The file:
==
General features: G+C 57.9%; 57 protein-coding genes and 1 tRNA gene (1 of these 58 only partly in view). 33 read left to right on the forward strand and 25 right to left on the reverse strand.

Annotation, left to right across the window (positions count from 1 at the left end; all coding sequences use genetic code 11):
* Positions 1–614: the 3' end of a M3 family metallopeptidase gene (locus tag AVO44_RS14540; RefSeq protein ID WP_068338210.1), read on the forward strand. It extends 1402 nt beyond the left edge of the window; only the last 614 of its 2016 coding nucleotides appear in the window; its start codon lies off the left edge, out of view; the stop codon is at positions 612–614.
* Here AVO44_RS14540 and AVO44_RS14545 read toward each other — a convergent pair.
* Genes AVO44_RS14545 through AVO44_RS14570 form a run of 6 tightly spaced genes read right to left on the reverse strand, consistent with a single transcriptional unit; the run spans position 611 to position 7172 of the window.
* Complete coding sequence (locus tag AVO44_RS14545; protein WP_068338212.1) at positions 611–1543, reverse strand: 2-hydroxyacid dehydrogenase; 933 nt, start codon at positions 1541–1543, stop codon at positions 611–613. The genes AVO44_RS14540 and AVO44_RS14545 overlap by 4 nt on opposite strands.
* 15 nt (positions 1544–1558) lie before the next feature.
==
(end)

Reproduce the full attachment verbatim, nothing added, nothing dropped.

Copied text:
General features: G+C 57.9%; 57 protein-coding genes and 1 tRNA gene (1 of these 58 only partly in view). 33 read left to right on the forward strand and 25 right to left on the reverse strand.

Annotation, left to right across the window (positions count from 1 at the left end; all coding sequences use genetic code 11):
* Positions 1–614: the 3' end of a M3 family metallopeptidase gene (locus tag AVO44_RS14540; RefSeq protein ID WP_068338210.1), read on the forward strand. It extends 1402 nt beyond the left edge of the window; only the last 614 of its 2016 coding nucleotides appear in the window; its start codon lies off the left edge, out of view; the stop codon is at positions 612–614.
* Here AVO44_RS14540 and AVO44_RS14545 read toward each other — a convergent pair.
* Genes AVO44_RS14545 through AVO44_RS14570 form a run of 6 tightly spaced genes read right to left on the reverse strand, consistent with a single transcriptional unit; the run spans position 611 to position 7172 of the window.
* Complete coding sequence (locus tag AVO44_RS14545; protein WP_068338212.1) at positions 611–1543, reverse strand: 2-hydroxyacid dehydrogenase; 933 nt, start codon at positions 1541–1543, stop codon at positions 611–613. The genes AVO44_RS14540 and AVO44_RS14545 overlap by 4 nt on opposite strands.
* 15 nt (positions 1544–1558) lie before the next feature.